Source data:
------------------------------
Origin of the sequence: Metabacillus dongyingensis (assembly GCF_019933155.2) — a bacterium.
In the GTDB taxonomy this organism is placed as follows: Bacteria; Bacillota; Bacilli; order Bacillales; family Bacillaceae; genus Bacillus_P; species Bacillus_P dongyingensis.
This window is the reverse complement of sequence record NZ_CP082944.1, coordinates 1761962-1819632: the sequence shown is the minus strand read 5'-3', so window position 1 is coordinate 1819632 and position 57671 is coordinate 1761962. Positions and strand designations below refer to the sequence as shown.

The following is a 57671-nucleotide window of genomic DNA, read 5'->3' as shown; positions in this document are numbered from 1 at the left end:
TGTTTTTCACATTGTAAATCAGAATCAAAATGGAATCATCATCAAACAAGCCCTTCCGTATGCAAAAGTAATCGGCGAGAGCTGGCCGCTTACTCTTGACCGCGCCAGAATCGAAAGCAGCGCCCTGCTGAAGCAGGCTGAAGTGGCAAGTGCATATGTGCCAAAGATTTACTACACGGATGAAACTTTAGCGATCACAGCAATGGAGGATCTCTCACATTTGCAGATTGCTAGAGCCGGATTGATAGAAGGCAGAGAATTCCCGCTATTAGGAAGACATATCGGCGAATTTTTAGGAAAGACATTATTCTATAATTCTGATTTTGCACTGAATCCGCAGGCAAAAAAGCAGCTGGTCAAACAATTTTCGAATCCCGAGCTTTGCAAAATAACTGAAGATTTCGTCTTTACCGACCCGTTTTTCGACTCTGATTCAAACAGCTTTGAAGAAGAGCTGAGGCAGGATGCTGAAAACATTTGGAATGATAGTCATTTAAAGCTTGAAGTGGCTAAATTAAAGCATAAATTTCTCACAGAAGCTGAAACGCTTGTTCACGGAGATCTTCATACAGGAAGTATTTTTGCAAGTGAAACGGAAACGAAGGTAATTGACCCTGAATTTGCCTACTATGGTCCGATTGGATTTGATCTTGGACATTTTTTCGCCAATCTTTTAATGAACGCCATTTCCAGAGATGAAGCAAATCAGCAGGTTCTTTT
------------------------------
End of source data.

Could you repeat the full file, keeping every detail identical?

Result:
Origin of the sequence: Metabacillus dongyingensis (assembly GCF_019933155.2) — a bacterium.
In the GTDB taxonomy this organism is placed as follows: Bacteria; Bacillota; Bacilli; order Bacillales; family Bacillaceae; genus Bacillus_P; species Bacillus_P dongyingensis.
This window is the reverse complement of sequence record NZ_CP082944.1, coordinates 1761962-1819632: the sequence shown is the minus strand read 5'-3', so window position 1 is coordinate 1819632 and position 57671 is coordinate 1761962. Positions and strand designations below refer to the sequence as shown.

The following is a 57671-nucleotide window of genomic DNA, read 5'->3' as shown; positions in this document are numbered from 1 at the left end:
TGTTTTTCACATTGTAAATCAGAATCAAAATGGAATCATCATCAAACAAGCCCTTCCGTATGCAAAAGTAATCGGCGAGAGCTGGCCGCTTACTCTTGACCGCGCCAGAATCGAAAGCAGCGCCCTGCTGAAGCAGGCTGAAGTGGCAAGTGCATATGTGCCAAAGATTTACTACACGGATGAAACTTTAGCGATCACAGCAATGGAGGATCTCTCACATTTGCAGATTGCTAGAGCCGGATTGATAGAAGGCAGAGAATTCCCGCTATTAGGAAGACATATCGGCGAATTTTTAGGAAAGACATTATTCTATAATTCTGATTTTGCACTGAATCCGCAGGCAAAAAAGCAGCTGGTCAAACAATTTTCGAATCCCGAGCTTTGCAAAATAACTGAAGATTTCGTCTTTACCGACCCGTTTTTCGACTCTGATTCAAACAGCTTTGAAGAAGAGCTGAGGCAGGATGCTGAAAACATTTGGAATGATAGTCATTTAAAGCTTGAAGTGGCTAAATTAAAGCATAAATTTCTCACAGAAGCTGAAACGCTTGTTCACGGAGATCTTCATACAGGAAGTATTTTTGCAAGTGAAACGGAAACGAAGGTAATTGACCCTGAATTTGCCTACTATGGTCCGATTGGATTTGATCTTGGACATTTTTTCGCCAATCTTTTAATGAACGCCATTTCCAGAGATGAAGCAAATCAGCAGGTTCTTTT